for other apps, rdtsc emulation overhead
is probably negligible (<0.2%).

0)  Xen implements rdtsc emulation by default
1)  Guest OS is launched with pvtsc=1 in vm.cfg
2)  App running on guest OS sets up a SIGILL handler
3)  App executes a special rdmsr instruction or
4a) If SIGILL results, not running on Xen at all,
    or on old Xen; app uses rdtsc at own risk. Done.
4b) Else, rdmsr/hypercall returns virtual address of
    special pvclock page ("pvclock_va").
5)  App executes another special rdmsr instruction/
    hypercall to disable rdtsc emulation.  This
    affects ALL execution for all processes in this VM.
6)  Xen maintains mapping of pvclock_va to a
    different physical page for each processor
    and transparently handles TLB misses for
7)  App uses (unemulated) rdtsc and applies
    pvclock algorithm (using values in memory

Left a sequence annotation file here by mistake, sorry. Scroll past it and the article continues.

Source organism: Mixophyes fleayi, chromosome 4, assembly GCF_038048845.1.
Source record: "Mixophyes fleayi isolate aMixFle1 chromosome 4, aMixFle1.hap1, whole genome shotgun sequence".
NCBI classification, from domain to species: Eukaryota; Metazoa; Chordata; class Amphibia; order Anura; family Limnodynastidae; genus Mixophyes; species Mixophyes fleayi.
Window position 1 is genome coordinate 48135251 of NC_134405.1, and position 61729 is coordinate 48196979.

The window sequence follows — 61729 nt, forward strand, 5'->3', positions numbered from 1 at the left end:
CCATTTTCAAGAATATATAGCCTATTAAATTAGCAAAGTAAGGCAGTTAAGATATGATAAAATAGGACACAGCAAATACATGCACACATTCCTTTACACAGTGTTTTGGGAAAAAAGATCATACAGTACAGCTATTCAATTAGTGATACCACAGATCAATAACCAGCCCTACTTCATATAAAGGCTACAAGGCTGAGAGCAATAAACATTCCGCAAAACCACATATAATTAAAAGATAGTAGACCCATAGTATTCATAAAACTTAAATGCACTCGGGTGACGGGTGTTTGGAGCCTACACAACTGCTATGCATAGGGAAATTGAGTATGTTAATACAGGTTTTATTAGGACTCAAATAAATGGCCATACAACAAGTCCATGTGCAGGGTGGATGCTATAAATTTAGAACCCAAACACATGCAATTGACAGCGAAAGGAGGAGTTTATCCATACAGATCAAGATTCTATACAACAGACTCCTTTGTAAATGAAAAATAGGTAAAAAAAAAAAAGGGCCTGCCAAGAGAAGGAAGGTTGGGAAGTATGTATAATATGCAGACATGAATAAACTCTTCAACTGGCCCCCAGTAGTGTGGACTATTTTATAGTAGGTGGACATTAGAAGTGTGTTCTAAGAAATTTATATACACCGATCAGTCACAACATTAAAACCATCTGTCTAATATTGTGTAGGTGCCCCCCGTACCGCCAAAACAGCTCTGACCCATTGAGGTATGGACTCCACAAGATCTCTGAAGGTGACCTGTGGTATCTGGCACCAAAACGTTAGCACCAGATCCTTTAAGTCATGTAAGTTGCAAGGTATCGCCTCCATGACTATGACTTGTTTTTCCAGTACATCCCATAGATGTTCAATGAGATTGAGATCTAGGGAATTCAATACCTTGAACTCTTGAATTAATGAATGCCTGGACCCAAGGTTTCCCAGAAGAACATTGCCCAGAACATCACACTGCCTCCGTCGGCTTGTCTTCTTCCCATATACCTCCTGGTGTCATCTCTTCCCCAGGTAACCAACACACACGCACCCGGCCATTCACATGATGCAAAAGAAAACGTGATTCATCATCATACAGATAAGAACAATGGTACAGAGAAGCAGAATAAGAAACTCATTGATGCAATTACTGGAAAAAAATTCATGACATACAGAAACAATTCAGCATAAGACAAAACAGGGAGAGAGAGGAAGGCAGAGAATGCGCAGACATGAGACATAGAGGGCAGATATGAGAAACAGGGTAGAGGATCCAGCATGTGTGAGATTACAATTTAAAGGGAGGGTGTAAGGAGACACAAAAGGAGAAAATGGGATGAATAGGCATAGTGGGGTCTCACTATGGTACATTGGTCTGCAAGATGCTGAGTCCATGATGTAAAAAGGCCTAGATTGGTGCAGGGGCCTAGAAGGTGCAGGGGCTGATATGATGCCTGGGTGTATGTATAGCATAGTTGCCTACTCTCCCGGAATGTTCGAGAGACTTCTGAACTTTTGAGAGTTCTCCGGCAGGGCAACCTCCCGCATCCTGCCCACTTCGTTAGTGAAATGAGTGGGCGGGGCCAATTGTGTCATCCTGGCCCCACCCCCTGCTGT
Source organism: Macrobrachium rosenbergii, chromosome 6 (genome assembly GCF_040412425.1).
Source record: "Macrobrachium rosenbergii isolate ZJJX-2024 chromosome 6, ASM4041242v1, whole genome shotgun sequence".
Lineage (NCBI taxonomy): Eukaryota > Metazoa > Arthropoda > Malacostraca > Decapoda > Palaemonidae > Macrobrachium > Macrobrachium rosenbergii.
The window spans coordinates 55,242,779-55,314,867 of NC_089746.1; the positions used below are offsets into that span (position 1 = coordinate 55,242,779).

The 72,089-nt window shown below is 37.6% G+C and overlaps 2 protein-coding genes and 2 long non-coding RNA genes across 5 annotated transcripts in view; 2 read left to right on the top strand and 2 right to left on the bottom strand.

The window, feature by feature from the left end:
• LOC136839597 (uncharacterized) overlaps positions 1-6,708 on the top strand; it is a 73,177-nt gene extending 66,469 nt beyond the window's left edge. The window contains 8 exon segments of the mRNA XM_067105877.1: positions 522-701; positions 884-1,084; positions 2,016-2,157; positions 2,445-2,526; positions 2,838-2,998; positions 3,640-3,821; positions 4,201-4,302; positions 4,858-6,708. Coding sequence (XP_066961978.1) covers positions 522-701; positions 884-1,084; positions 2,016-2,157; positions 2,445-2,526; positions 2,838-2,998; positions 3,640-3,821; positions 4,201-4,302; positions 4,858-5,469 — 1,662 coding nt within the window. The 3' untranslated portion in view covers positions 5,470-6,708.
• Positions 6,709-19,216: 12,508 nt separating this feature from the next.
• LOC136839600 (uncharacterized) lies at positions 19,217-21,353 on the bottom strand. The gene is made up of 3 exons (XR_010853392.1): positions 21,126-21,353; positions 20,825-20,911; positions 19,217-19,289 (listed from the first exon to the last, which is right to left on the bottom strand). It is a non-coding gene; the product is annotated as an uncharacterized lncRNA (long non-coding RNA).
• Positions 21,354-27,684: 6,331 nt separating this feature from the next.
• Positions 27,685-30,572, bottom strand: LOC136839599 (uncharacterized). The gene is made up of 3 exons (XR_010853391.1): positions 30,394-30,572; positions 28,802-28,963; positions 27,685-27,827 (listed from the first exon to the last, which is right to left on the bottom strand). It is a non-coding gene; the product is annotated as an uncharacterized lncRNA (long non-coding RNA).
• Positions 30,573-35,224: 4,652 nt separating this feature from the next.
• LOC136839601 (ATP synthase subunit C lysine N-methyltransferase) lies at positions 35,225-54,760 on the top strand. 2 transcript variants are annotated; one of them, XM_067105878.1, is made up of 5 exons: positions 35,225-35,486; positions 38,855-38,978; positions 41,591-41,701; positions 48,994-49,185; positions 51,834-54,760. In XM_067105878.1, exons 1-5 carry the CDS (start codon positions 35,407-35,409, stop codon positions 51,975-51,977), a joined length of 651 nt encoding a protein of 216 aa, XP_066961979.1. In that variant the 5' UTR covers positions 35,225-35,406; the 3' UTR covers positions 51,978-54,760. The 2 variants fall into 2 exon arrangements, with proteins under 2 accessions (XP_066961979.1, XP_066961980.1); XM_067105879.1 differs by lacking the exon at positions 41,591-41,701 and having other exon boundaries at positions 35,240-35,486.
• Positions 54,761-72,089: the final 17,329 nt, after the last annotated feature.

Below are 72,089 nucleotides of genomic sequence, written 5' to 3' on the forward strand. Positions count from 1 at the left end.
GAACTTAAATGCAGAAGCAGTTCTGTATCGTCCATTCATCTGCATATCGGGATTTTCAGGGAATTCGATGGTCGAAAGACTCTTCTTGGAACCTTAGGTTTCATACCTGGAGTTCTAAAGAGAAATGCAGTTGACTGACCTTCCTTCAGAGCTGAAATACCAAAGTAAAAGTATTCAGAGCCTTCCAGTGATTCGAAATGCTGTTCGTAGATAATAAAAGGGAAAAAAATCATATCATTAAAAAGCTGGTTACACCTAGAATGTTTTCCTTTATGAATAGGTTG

at pvclock_va) resulting in pvtsc, which
    is nanoseconds since VM start.  App can
    further apply local algorithms to enforce
    monotonicity or frequency scaling as desired.

Comments appreciated.  I realize that this is hacky
and ugly... better alternatives gladly solicited.


P.S. While it would be nice if we could just tell
apps to use a fast vgettimeofday equivalent, this
does not exist today and, even if it did, would not
be widely available for years in the kernel running under
most enterprise app deployments (and, even then,
only on 64-bit Linux.)

> -----Original Message-----
> From: Dan Magenheimer 
> Sent: Friday, August 28, 2009 11:50 AM
> To: Xen-Devel (E-mail)
> Cc: Jeremy Fitzhardinge; Keir Fraser; Alan Cox
> Subject: rdtsc: correctness vs performance on Xen (and KVM?)
> To summarize:
> Xen and KVM currently allow rdtsc to be executed